Intrapleural administration of a serotype 5 adeno-associated virus coding for α1-antitrypsin mediates persistent, high lung and serum levels of α1-antitrypsin

Bishnu De, Adriana Heguy, Philip L. Leopold, Nabil Wasif, Robert J. Korst, Neil R. Hackett, Ronald G. Crystal

Research output: Contribution to journalArticle

34 Citations (Scopus)


α1-Antitrypsin (α1AT) is a serine proteinase inhibitor that protects the lung from degradation by neutrophil proteases. In α1AT deficiency, an autosomal recessive disorder resulting from mutations in the α1AT (approved symbol SERPINA1) gene, serum α1AT levels of <570 μg/ml are associated with development of emphysema. Adeno-associated virus (AAV) serotype 2 (AAV2) vectors expressing α1AT administered intramuscularly or intravenously mediate sustained serum levels of α1AT in experimental animals. Since the lung is only 2% of the body weight, AAV vector delivery to the muscle or liver is inefficient, as most of the α1AT does not reach the lung. The present study evaluates AAV2- and AAV5-mediated delivery of human α1AT (hα1AT) to C57BL/6 mice using the intrapleural space as a platform for local production of α1AT. Intrapleural administration of either an AAV5-hα1AT or an AAV2-hα1AT vector achieves higher lung and serum levels of α1AT than intramuscular delivery. AAV5-mediated serum and lung α1AT levels were 10-fold higher than those achieved by AAV2 delivery via either route. The diaphragm, lung, and heart are the major sites of transgene expression following intrapleural administration of an AAV5 reporter vector. At 40 weeks postadministration, intrapleural administration of the AAV5-hα1AT vector mediated serum α1AT levels of 900 ± 50 μg/ml, 1.6-fold higher than the accepted therapeutic level of 570 μg/ml. In the context that the pleura is a safe site for administration, intrapleural administration using AAV5 vectors may represent an attractive gene therapy strategy for α1AT deficiency in humans.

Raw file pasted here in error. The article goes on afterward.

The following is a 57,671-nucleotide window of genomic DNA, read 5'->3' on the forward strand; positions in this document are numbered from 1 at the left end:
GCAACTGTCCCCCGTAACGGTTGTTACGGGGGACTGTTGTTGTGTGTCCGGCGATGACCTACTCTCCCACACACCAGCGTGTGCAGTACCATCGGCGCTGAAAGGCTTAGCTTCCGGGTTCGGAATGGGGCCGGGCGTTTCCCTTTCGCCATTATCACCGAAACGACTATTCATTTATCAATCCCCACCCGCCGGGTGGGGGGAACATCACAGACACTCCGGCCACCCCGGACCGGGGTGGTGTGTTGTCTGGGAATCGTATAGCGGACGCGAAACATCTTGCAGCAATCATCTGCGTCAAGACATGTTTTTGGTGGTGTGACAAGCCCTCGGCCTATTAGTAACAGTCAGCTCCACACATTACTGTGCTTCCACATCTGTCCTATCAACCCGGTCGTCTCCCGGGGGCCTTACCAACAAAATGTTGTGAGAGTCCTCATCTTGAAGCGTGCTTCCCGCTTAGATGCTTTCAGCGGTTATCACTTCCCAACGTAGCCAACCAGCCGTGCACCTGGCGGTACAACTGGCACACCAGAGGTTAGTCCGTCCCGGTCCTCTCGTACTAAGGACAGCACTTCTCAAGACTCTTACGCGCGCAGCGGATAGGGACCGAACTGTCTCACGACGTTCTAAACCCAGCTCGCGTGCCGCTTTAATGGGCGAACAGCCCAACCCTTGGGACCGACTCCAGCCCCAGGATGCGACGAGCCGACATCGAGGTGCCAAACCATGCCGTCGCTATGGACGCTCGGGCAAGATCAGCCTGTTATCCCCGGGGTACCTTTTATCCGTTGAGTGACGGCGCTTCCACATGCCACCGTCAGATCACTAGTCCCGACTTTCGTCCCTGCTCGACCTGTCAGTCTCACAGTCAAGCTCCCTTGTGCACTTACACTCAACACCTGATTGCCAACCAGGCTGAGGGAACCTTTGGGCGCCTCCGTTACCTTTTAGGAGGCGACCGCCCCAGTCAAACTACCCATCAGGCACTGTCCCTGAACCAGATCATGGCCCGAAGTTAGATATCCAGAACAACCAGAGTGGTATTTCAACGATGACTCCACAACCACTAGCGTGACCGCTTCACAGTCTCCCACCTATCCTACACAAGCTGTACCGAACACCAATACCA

Original languageEnglish
Pages (from-to)1003-1010
Number of pages8
JournalMolecular Therapy
Issue number6
Publication statusPublished - 1 Dec 2004


ASJC Scopus subject areas

  • Molecular Medicine
  • Molecular Biology
  • Genetics
  • Pharmacology
  • Drug Discovery

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